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See Inside Scientific American Mind Volume 23, Issue 2

Psychiatry's "Bible" Gets an Overhaul [Preview]

Psychiatry's diagnostic guidebook gets its first major update in 30 years. The changes may surprise you

Therefore, psychiatrists cannot ignore the new manual and go about business as usual. They must adapt, especially if they want to be sure that their patients keep receiving affordable treatment. Yet this diagnostic bible is a work in progress. In fact, although the revisions are 90 percent complete, the APA may still make significant changes and even delay the book’s official release. Even after its publication, the DSM will remain a snapshot of a field in flux—an ambitious attempt to capture an evolving, often ambiguous science.

Diagnosing the DSM
Psychiatrists have been kicking around the DSM-5 in a scientific scrimmage that dates back to 1999, when the APA and the NIMH sponsored a meeting to jump-start planning. More than 13 joint conferences later, committees of psychiatrists and psychologists have churned out dozens of white papers outlining how best to overhaul psychiatry’s bible. In April 2006 the APA appointed clinical psychologist David Kupfer and Regier as chair and vice chair, respectively, of a team of 27 scientists assigned to digest the research literature and propose revisions to this historic volume.

Right away researchers fingered several major failings of the DSM-IV. First, many of the symptom checklists were so similar that many patients left a psychiatrist’s office with several official diagnoses rather than just one. It is unlikely that large numbers of patients each have a variety of different disorders, says Steven Hyman, a task force member. Rather, he suggests, a single cognitive or biological process—maladaptive thought patterns, for instance, or atypical brain development—may manifest itself in symptoms of more than one ailment. To address this problem, curators of the new book eliminated over a dozen less distinct disorders, in some cases merging them into larger categories of illness, such as the autism spectrum [see “Psychosis Revisited”].

Patients and their psychiatrists often struggle with the opposite problem, too: a person’s symptoms might be fewer or milder than those listed in the DSM or simply do not match any disorder in the manual. As a result, psychiatrists slap large factions of their clientele with a “disorder not otherwise specified” label. The most frequently diagnosed eating disorder is “eating disorders not otherwise specified.” The predominant autism spectrum disorder? By most estimates it is “pervasive developmental disorder not otherwise specified.” The third most common personality disorder is, you guessed it, “personality disorder not otherwise specified.” Health professionals rely so heavily on catchall diagnoses because the current DSM has some serious gaps in its diagnostic offerings and has some superfluous entries.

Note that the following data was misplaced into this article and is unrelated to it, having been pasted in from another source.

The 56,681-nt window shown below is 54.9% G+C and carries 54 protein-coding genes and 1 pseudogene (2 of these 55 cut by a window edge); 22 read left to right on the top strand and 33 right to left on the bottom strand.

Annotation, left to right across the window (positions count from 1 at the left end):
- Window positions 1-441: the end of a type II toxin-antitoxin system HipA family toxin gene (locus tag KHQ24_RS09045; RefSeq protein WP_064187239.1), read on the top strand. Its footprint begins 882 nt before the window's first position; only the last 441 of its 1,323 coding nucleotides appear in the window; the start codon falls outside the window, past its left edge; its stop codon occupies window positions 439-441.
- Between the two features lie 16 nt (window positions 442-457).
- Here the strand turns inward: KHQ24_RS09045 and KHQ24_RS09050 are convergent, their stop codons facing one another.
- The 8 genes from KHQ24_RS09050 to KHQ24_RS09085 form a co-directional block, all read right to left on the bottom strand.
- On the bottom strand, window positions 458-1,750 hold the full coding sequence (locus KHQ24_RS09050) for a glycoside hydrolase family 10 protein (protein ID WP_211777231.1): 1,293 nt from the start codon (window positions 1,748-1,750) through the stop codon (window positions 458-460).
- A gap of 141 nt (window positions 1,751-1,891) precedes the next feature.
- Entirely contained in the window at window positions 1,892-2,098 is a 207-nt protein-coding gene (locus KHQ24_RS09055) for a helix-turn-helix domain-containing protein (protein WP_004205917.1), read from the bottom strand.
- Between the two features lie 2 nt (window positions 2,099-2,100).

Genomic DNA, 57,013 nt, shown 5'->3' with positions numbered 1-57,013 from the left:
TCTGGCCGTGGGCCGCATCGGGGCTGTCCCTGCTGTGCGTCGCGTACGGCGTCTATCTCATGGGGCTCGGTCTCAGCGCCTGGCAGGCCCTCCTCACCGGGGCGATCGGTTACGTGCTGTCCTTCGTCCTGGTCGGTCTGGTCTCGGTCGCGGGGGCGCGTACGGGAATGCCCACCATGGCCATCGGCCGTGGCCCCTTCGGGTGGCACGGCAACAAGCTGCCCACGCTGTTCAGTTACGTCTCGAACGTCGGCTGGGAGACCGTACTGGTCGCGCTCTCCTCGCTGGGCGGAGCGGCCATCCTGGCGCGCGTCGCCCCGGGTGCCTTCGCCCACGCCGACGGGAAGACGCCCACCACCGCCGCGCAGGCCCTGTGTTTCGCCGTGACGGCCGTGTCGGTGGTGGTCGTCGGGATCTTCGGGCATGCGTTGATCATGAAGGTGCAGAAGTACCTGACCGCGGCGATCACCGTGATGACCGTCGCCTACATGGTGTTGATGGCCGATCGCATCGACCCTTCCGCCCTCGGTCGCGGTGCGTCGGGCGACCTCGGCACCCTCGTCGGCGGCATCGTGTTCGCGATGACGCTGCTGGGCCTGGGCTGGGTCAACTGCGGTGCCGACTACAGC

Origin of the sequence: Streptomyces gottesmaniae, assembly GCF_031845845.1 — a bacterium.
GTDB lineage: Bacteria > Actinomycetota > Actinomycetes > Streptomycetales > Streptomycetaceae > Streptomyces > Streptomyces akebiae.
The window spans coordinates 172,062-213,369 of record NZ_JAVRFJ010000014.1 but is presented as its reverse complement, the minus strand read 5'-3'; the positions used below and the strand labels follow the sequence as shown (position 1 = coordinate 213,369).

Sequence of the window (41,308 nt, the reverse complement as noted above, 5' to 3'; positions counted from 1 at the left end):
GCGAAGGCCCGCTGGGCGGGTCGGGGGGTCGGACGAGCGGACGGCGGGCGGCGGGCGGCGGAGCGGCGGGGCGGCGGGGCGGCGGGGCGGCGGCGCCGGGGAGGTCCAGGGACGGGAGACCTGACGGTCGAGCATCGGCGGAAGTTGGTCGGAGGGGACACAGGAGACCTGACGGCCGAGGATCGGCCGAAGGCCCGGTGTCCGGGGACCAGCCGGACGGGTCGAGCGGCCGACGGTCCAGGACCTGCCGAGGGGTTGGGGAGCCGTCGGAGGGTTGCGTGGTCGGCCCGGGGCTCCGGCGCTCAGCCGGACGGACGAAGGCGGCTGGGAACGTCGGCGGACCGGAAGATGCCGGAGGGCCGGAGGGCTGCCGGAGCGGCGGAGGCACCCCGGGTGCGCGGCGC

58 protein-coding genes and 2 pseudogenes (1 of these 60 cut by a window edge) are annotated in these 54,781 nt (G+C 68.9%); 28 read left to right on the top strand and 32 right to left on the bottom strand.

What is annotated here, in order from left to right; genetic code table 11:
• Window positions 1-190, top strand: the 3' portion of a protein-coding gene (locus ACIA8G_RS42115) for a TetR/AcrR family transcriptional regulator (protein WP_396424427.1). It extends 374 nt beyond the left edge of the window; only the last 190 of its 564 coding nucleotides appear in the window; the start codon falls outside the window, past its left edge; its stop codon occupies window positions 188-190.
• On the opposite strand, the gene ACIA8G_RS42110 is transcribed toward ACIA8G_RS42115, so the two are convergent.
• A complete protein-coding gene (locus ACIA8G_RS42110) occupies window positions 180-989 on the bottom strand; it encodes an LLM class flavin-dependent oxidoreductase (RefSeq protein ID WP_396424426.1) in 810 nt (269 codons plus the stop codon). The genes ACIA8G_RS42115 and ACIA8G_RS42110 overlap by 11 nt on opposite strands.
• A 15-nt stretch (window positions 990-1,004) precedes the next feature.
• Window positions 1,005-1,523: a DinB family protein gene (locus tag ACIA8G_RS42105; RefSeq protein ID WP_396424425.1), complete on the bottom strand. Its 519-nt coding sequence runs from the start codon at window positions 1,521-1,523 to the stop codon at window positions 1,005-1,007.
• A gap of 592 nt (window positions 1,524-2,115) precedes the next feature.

In addition to eliminating ailments, the DSM-5 will encourage psychiatrists to collect more detailed information about patients’ symptoms. With more data to consider and more complete descriptions in the manual, the theory goes, psychiatrists are more likely to find a proper match between a patient and an illness.

Degrees of Dysfunction
To improve diagnoses, the DSM-5 asks doctors to grade the severity of their clients’ symptoms. A verdict of major depression, for example, will include a rating for each symptom—insomnia, say, or thoughts of suicide. Similarly, a child who is diagnosed with attention-deficit hyperactivity disorder would also receive an assessment of her ability to focus, ranging from poor to excellent.

This ideological shift signals a step away from the simplistic notion that mental illnesses are discrete conditions wholly distinct from a healthy state of mind. Instead the new volume reflects the idea that everyone falls on a spectrum that stretches from typical behavior to various shades of dysfunction. Where you land on that scale determines whether your symptoms merit treatment. This approach might assist, for example, psychiatrists evaluating a patient’s attention problems, which can seem almost ubiquitous in younger children. Considering an individual in the context of others can make it easier to flag the neediest cases. Psychiatrists, of course, already use many scales and questionnaires in their practice. The DSM-5 will standardize such ratings so that doctors use the same scales to measure a given disorder and increase the chances they will reach similar conclusions about comparable patients.

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